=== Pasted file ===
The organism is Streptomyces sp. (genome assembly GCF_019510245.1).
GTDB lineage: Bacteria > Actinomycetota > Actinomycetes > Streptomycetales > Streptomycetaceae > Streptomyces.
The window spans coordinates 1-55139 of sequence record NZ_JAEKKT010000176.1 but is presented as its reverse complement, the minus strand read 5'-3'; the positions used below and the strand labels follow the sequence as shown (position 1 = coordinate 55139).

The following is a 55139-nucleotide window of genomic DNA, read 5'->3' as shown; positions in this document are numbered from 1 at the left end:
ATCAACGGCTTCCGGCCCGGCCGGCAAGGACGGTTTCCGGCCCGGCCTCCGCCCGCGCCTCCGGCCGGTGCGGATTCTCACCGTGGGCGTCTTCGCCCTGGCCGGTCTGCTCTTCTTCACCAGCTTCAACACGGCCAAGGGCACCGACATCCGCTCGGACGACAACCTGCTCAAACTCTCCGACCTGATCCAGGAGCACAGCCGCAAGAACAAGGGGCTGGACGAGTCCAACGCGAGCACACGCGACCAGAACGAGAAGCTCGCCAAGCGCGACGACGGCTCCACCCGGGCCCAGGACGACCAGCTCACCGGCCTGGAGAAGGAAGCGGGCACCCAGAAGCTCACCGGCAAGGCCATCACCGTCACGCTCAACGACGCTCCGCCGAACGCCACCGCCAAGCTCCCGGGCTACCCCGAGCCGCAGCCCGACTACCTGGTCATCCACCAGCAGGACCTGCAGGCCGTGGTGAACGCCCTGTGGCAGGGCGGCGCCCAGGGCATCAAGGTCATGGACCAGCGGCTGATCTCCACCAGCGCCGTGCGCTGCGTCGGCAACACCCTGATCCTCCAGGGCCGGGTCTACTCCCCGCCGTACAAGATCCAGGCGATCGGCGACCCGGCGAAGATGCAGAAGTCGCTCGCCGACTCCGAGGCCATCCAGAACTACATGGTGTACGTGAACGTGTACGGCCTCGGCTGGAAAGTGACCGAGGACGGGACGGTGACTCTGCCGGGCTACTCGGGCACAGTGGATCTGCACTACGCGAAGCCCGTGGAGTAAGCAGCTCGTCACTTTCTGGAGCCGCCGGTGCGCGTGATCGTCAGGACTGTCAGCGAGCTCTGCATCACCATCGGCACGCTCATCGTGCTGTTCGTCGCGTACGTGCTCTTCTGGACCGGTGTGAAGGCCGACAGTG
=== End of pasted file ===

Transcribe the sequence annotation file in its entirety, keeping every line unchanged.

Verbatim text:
The organism is Streptomyces sp. (genome assembly GCF_019510245.1).
GTDB lineage: Bacteria > Actinomycetota > Actinomycetes > Streptomycetales > Streptomycetaceae > Streptomyces.
The window spans coordinates 1-55139 of sequence record NZ_JAEKKT010000176.1 but is presented as its reverse complement, the minus strand read 5'-3'; the positions used below and the strand labels follow the sequence as shown (position 1 = coordinate 55139).

The following is a 55139-nucleotide window of genomic DNA, read 5'->3' as shown; positions in this document are numbered from 1 at the left end:
ATCAACGGCTTCCGGCCCGGCCGGCAAGGACGGTTTCCGGCCCGGCCTCCGCCCGCGCCTCCGGCCGGTGCGGATTCTCACCGTGGGCGTCTTCGCCCTGGCCGGTCTGCTCTTCTTCACCAGCTTCAACACGGCCAAGGGCACCGACATCCGCTCGGACGACAACCTGCTCAAACTCTCCGACCTGATCCAGGAGCACAGCCGCAAGAACAAGGGGCTGGACGAGTCCAACGCGAGCACACGCGACCAGAACGAGAAGCTCGCCAAGCGCGACGACGGCTCCACCCGGGCCCAGGACGACCAGCTCACCGGCCTGGAGAAGGAAGCGGGCACCCAGAAGCTCACCGGCAAGGCCATCACCGTCACGCTCAACGACGCTCCGCCGAACGCCACCGCCAAGCTCCCGGGCTACCCCGAGCCGCAGCCCGACTACCTGGTCATCCACCAGCAGGACCTGCAGGCCGTGGTGAACGCCCTGTGGCAGGGCGGCGCCCAGGGCATCAAGGTCATGGACCAGCGGCTGATCTCCACCAGCGCCGTGCGCTGCGTCGGCAACACCCTGATCCTCCAGGGCCGGGTCTACTCCCCGCCGTACAAGATCCAGGCGATCGGCGACCCGGCGAAGATGCAGAAGTCGCTCGCCGACTCCGAGGCCATCCAGAACTACATGGTGTACGTGAACGTGTACGGCCTCGGCTGGAAAGTGACCGAGGACGGGACGGTGACTCTGCCGGGCTACTCGGGCACAGTGGATCTGCACTACGCGAAGCCCGTGGAGTAAGCAGCTCGTCACTTTCTGGAGCCGCCGGTGCGCGTGATCGTCAGGACTGTCAGCGAGCTCTGCATCACCATCGGCACGCTCATCGTGCTGTTCGTCGCGTACGTGCTCTTCTGGACCGGTGTGAAGGCCGACAGTG